The Middle-Market Gap in Senior Housing: Challenges & Opportunities

At its recent regional conference, the National Investment Center for the Seniors Housing and Care Industries hosted a panel presentation, moderated by Bill Pettit of Merrill Gardens, that included Michael Best of Cardinal Court Capital, Ben Klein of Platinum Healthcare, and myself. The panel started with slides that laid out the magnitude of the challenge: 33 percent of the 75+ households earn between $20,000 and $40,000 per year, while 35 percent make less than $20,000, meaning that about 70 percent of the 75+ cohort has less than $40,000 annual of income. With the median assisted living and independent living community annual rent of $49,000 and $33,000, respectively, the housing industry for older adults is well over half the potential market[jj1] .

The panel addressed financing alternatives, including debt and equity to help bring down the cost structure. On the debt side, HUD financing was a recurring theme. Long amortization (35 years), low rates, generous loan-to-value ratios, and no recourse make it a preferred source for many developers and operators looking to control debt costs. The challenge: the lengthy period of time between application and funding. Municipal bonds offer another solution, as discussed in a previous posting.

As for equity, the panel agreed that equity providers are profit-maximizing entities, and that a new senior housing format focusing on the middle market will likely require a greater return rather than a lower return. Tax credits offer the cheapest solution for equity. Budgetary constraints and political stalemate have limited the availability of tax credits. Securing an allocation, moreover, requires the efforts of a well-connected attorney.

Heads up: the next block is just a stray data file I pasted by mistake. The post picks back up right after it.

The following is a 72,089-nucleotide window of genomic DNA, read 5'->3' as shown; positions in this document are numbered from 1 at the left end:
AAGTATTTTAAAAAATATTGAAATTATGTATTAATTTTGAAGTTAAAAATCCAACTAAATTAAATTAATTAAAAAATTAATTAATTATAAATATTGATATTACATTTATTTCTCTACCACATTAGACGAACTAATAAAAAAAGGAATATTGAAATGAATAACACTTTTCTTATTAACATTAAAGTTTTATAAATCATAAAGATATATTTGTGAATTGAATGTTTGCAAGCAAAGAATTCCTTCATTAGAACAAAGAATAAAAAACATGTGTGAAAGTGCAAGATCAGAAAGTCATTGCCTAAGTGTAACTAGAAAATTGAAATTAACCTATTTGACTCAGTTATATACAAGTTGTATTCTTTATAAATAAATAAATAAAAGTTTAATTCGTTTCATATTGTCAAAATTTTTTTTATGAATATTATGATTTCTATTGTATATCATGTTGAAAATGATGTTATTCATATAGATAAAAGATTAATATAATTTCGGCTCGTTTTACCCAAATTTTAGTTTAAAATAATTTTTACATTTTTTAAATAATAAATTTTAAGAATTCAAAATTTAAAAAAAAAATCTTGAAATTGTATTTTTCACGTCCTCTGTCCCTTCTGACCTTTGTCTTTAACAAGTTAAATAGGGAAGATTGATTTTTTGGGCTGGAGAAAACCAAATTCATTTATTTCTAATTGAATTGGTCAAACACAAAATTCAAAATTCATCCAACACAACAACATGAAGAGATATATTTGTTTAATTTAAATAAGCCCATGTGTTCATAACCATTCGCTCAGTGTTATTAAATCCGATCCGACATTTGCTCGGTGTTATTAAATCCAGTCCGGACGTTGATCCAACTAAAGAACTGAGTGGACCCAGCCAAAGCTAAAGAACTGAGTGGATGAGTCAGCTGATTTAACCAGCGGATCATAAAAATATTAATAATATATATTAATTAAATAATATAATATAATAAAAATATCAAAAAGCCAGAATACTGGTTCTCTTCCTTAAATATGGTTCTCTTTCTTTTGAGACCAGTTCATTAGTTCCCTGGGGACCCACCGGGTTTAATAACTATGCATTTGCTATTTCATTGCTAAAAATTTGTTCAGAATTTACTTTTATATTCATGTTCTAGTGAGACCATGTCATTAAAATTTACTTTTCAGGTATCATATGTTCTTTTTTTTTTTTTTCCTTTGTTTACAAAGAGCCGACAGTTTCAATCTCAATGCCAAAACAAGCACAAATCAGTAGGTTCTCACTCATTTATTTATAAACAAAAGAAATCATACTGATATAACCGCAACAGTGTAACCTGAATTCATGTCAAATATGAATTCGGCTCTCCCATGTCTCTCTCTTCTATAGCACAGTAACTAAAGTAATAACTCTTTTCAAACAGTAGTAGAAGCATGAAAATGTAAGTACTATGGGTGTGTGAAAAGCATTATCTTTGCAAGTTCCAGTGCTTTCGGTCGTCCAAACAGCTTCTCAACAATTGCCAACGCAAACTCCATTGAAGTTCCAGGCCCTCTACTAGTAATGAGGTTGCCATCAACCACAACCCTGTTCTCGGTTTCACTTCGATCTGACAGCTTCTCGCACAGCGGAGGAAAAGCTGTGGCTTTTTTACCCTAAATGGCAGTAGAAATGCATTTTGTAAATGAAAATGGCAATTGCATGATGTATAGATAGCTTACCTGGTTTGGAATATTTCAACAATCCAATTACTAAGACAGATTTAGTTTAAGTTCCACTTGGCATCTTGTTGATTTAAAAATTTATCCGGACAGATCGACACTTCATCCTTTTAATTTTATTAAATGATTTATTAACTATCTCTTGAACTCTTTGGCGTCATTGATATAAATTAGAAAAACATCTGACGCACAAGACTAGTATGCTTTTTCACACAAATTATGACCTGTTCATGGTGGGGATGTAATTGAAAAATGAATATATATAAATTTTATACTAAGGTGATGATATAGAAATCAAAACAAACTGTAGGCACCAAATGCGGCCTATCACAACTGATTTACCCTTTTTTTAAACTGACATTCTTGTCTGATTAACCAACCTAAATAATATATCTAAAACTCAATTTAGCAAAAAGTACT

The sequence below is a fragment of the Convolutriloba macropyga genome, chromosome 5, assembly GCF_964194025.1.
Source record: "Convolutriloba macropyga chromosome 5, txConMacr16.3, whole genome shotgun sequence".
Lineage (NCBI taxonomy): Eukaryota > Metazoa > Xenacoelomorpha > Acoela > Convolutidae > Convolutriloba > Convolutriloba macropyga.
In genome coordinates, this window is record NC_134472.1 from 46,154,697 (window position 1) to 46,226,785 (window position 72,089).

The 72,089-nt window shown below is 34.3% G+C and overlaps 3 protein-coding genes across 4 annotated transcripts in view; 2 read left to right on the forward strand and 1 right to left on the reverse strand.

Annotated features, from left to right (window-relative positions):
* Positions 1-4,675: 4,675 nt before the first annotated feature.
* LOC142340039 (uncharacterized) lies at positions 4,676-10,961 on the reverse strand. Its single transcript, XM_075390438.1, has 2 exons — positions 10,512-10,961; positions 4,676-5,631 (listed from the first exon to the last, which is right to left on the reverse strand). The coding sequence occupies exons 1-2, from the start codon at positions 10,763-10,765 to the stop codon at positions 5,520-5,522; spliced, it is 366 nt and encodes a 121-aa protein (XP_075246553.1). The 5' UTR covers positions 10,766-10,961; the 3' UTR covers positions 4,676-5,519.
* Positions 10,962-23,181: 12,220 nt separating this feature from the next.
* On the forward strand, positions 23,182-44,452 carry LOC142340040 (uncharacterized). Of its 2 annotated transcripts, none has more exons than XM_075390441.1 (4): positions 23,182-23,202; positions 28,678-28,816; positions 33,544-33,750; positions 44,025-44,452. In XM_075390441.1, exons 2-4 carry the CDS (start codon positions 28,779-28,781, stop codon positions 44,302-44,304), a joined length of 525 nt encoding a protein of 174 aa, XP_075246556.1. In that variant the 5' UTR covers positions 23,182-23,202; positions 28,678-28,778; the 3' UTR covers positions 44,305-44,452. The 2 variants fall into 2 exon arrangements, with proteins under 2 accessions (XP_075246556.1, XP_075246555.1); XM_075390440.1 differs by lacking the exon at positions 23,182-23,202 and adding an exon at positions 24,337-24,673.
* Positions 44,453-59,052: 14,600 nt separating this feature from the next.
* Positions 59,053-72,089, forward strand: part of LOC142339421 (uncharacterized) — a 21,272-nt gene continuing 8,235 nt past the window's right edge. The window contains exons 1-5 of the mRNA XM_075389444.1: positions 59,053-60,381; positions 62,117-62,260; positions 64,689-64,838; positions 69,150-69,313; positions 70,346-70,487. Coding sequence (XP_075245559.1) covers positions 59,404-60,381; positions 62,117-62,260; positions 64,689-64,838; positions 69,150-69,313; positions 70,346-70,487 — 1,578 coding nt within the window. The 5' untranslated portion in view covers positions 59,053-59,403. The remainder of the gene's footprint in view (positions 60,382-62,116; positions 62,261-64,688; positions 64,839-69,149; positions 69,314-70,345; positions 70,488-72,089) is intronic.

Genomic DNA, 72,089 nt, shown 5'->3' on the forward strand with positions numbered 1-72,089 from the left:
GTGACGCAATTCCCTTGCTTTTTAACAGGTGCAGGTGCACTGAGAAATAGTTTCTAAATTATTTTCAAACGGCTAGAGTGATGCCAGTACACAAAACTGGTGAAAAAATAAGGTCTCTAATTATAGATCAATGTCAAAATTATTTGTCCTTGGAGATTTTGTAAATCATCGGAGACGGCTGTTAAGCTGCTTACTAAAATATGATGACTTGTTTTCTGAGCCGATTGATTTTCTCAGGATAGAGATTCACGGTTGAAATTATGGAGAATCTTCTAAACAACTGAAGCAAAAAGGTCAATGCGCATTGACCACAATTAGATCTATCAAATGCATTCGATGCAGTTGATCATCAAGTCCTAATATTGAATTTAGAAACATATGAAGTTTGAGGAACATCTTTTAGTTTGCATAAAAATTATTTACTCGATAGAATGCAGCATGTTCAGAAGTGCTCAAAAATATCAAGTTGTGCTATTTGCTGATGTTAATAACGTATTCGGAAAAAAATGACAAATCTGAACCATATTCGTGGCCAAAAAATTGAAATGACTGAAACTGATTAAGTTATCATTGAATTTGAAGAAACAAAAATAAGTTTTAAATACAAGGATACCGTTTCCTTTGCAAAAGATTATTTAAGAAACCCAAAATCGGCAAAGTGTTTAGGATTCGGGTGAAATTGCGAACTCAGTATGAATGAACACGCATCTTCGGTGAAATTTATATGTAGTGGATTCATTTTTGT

The panel agreed that a successful approach to providing housing and care for middle-income residents will be copied widely and will lower equity returns.

The panel discussed buying distressed real estate and converting other assets (such as hotels) to housing for older adults. The real estate market recovery has reduced the number of low-unit-cost options. Hotel conversions remain appealing, but conversions require significant capital improvements upfront and a purpose-built senior housing community will usually stack up better against a conversion, though at a higher rent.

The operating side of the equation is the biggest challenge of all. Costs consume 65 percent of the most profitable assisted living community’s revenues, and direct labor represents 57 percent of the cost structure. The hands-on nature of the business makes it difficult to cut costs meaningfully. Residents have already begun to reshape the industry, with many choosing independent living communities at a lower monthly cost and then bringing in home health agencies on an à la carte, as-needed basis.

The panel concluded that the middle market remains a fertile ground for senior housing, but that there are no simple solutions. A successful new format will combine cost savings from all parts of the equation: debt, equity, operations, and resident expectations.

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